The author expresses his gratitude to Rik Nebeker and Alexander Magoun for carefully reading drafts of the manuscript and providing many helpful suggestions and additional research. He also thanks an anonymous reviewer and the STARS editorial board for their useful comments.
- It should be pointed out that Galvani’s experiment dealt with electric stimulation of muscle, and stimulation of muscle, especially of the heart, is an important medical topic on its own. This topic, which includes the development of pacemakers and defibrillators, is outside the scope of this article.
- 1791, Luigi Galvani reports that an electric spark can cause muscle to twitch
- 1853, Hermann von Helmholtz develops the physics of the volume conductor problem
- 1856, R.A. von Kölliker and Heinrich Müller discover that a frog's heart generates electric currents
- 1887, A.D. Waller records a human electrocardiogram (ECG)
- 1901, Willem Einthoven describes the string galvanometer for recording an ECG
- 1905, Cambridge Scientific Instrument Company sells first commercial string galvanometer
- 1927, William Craib develops the theory of a dipole source in a sphere
- 1933, Frank Wilson relates current sources in the heart to external potentials
- 1938, The first standards for electrocardiographs are published
- 1946, Herman Burger formalizes heart vector and lead vector concepts
- 1949, Norman Holter invents an ambulatory ECG monitor
- 1953, Otto Schmitt, Richard McFee, and Ernest Frank develop vector lead systems
- 1963, G.M. Baule and Richard McFee measure the magnetic field of the heart
- 1984, Adriaan van Oosterom and Thom Oostendorp publish the first version of ECGSIM
References of Historical Significance
H. Helmholtz. 1853. "Über einige Gesetze der Verheitlung elektrischer Ströme in Körperlischen Leitern mit Anwendung auf die thierisch elektrischen Versuche". Annalen der Physiologischen Chemie, vol. 29 (1853), pp. 222 ff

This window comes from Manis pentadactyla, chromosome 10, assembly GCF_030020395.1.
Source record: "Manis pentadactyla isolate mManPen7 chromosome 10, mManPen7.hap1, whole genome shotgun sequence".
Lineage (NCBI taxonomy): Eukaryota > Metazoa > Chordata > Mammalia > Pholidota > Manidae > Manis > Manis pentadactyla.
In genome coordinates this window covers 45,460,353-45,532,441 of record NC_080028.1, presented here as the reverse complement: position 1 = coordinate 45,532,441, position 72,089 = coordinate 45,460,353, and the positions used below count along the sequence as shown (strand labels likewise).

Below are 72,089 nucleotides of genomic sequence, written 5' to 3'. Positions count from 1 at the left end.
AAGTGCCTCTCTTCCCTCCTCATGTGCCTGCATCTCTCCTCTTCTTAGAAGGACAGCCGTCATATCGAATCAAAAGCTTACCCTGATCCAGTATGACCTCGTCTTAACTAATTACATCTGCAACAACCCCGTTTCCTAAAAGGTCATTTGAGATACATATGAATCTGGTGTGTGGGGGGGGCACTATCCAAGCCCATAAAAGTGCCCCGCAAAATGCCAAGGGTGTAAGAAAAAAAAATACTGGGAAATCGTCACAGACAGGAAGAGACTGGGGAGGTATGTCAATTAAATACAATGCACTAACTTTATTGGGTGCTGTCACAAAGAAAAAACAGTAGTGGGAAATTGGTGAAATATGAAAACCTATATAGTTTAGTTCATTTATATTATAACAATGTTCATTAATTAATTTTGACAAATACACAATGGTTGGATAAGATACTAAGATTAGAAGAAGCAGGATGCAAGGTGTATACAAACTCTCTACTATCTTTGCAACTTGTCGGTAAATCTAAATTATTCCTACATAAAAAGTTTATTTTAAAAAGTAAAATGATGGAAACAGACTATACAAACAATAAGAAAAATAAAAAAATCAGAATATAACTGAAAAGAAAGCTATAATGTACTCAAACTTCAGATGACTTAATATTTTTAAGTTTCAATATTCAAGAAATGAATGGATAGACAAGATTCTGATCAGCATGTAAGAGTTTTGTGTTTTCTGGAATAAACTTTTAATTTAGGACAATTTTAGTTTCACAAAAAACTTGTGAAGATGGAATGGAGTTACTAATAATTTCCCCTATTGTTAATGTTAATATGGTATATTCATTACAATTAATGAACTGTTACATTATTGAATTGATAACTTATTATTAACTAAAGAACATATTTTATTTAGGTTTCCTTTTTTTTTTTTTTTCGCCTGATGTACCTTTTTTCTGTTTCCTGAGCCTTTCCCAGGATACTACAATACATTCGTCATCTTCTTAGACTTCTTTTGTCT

W. Einthoven. 1906. "Le telecardiogramme". Archives Internationales de Physiologie, vol. 4 (1906), pp. 132-164
W.H. Craib. 1927. "A study of the electrical field surrounding active heart muscle". Heart, vol. 14 (1927), pp. 71-109
Multiple authors. 1957. "The Electrophysiology of the Heart". Annals of the New York Academy of Sciences, vol. 65 (1957), pp. 653-1146 [Everybody in the field reported at this meeting. The annals provide an excellent presentation of the state of the art.]
Multiple authors. 2007. "Recommendations for the standardization and interpretation of the electrocardiogram". Circulation, vol. 115 (2007), pp. 1306-1324 [This is a joint report of the American Heart Association, the American College of Cardiology, the Heart Rhythm Society, and the Society for Computerized Electrocardiography.]
References for Further Reading
George Edward Burch and Nicholas P. Depasquales. 1990. A History of Electrocardiography, second edition,. Norman, OK: Norman Publishers, 1990.
H.C. Burger. 1968. Heart and Vector. New York: Gordon and Breach, Science Publishers, Inc., 1968
W. Bruce Fye. 1994. “A History of the Origin, Evolution, and Impact of Electrocardiography”. American Journal of Cardiology 1994 May 15; 73(13): pp. 937-49.
W. Bruce Fye. 1996. American Cardiology: The History of a Specialty and its College. Baltimore, MD, and London, The Johns Hopkins University Press, 1996.
R. Plonsey and R.G. Barr. 2000. Bioelectricity: A Quantitative Approach. New York: Kluwer Academic Plenum Publishers, 2000
About the Author
David B. Geselowitz is Professor Emeritus of Bioengineering and Medicine at the Pennsylvania State University. He is a Fellow of the IEEE, the American College of Cardiology, and the American Association for the Advancement of Science, and he is a Founding Fellow of the American Institute for Medical and Biological Engineering. He served as editor of the IEEE Transactions on Biomedical Engineering. He was elected to the National Academy of Engineering in 1989, and he received the Roger Granit Prize for contributions to bioelectromagnetism.